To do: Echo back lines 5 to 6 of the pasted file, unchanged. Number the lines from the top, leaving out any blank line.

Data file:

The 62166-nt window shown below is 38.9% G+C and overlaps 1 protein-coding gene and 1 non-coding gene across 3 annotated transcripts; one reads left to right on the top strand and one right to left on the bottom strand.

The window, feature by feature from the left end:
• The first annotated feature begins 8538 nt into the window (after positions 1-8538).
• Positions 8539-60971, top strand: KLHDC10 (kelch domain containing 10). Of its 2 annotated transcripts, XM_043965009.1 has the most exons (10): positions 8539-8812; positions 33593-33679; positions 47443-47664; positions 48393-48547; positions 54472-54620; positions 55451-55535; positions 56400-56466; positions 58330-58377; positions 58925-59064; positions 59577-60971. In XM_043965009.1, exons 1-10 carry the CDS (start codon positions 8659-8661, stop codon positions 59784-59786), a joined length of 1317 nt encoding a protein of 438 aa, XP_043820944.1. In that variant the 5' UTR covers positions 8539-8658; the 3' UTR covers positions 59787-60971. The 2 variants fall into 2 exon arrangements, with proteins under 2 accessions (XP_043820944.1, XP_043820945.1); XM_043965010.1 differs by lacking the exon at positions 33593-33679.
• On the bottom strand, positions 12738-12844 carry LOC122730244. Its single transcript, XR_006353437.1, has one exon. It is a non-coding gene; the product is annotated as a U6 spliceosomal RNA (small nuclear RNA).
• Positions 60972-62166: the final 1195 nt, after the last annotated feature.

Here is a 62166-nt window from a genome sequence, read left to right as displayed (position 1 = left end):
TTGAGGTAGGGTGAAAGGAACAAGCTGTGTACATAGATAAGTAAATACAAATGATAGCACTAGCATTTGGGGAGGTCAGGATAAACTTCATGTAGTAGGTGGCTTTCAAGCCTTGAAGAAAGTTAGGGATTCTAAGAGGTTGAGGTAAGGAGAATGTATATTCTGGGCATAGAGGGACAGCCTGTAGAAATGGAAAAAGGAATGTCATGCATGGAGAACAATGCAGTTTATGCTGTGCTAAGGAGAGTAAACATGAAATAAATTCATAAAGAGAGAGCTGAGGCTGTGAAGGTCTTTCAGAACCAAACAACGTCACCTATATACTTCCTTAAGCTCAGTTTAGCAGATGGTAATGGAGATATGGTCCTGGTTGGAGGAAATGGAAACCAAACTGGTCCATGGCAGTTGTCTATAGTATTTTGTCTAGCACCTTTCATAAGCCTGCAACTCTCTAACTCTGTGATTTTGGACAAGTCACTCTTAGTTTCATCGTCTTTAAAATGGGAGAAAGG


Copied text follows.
• On the bottom strand, positions 12738-12844 carry LOC122730244. Its single transcript, XR_006353437.1, has one exon. It is a non-coding gene; the product is annotated as a U6 spliceosomal RNA (small nuclear RNA).
• Positions 60972-62166: the final 1195 nt, after the last annotated feature.